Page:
www.custompartnet.com/wu/SandCasting

Books:
The Complete Handbook of Sand Casting - by CW Ammen
Metal Casting: A Sand Casting Manual for the ... - by Steve Chastain

NOTE: Because the sand is used in a damp condition there is minimal sand dust,and this occurs at the mould face immediately arround the hot metal casting ,clearly visible when the casting is knocked out. At this stage a small watering can or spray will help to stableize this dry material.A standard dust mask could be worn.It is always worth taking sensible precautions with all processes.With sand casting on the scale immagined here keep a water spray handy and use it when cleanig away any dry material.

 

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Anonymous's picture

A lot of the old small suppliers are all closed now unfortunately, the best bet is to contact http://www.johnwinter.co.uk/foundry-products/foundry-products and see if they have any London contacts? Thanks

Anonymous's picture

could anyone help me source good quality green sand 100/150 grit in London?

cfollows's picture

Thanks for sharing this find, videos look great.

Anonymous's picture

I'm just beginning to look at sand casting as something I'd like to try. In answer to your questions I found some good ingredient ideas and technique demonstrations with notes on what's being used and how it works by viewing the myfordboy channel on youtube.com. He's got a lot of videos of him making and fitting forms together along with core making. Perhaps that will help. Brandon

old-admin's picture

Thanks for the comment,I agree with your observation regarding the design of the Cope and Drag I intend to work on the problem.We have had good results with several split patterns using these boxes,however I can see that using cores will make handling the Cope difficult.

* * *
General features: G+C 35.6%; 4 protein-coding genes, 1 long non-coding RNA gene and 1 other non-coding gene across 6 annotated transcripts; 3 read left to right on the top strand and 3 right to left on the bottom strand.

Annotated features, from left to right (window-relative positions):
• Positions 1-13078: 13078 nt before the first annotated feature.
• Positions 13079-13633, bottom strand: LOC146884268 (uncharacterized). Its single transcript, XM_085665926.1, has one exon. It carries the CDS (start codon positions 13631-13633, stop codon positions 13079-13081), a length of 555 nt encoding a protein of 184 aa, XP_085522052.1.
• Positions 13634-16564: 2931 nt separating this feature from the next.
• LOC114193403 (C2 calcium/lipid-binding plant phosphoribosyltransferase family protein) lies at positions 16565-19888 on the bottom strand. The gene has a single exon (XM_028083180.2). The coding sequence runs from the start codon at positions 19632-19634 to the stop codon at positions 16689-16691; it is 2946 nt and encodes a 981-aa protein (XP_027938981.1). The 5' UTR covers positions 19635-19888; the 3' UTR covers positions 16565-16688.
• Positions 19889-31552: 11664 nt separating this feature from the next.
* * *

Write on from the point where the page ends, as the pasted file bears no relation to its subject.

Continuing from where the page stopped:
Can you give me any advice on the best ingredients for core mixes?We now have a considerable student interest in sand casting and we need to keep it simple.

Thanks again

PHIL

old-admin's picture

Fantastic set of videos. Cope and Drags look well made. However, the V-alignment blocks would only be any good for flat back patterns. When split patterns are involved, especially those involving cores already placed in the drag, proper vertical descent of the cope is needed long before the cope and drag meet each other. This cannot be achieved with the V-alignment blocks.

old-admin's picture

Because the sand is used in a damp condition there is minimal sand dust,and this occurs at the mould face immediately arround the hot metal casting ,clearly visible when the casting is knocked out.

old-admin's picture

Just wondering -- is there any danger of silicosis with this kind of sand? I would love to know if it is it safe to do this kind of work without the need for an expensive respirator, since I'm interested in doing sand casting (on a budget!). message from http://www.youtube.com/comment_servlet?all_comments=1&v=Kmb5tivQ_bY

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This moving image, Sand Casting - INTRODUCTION Philip White & jenny dunseath, by Chris Follows, Philip White and Jenny Dunseath is licensed under a Creative Commons Attribution-NonCommercial-ShareAlike 3.0 Unported license.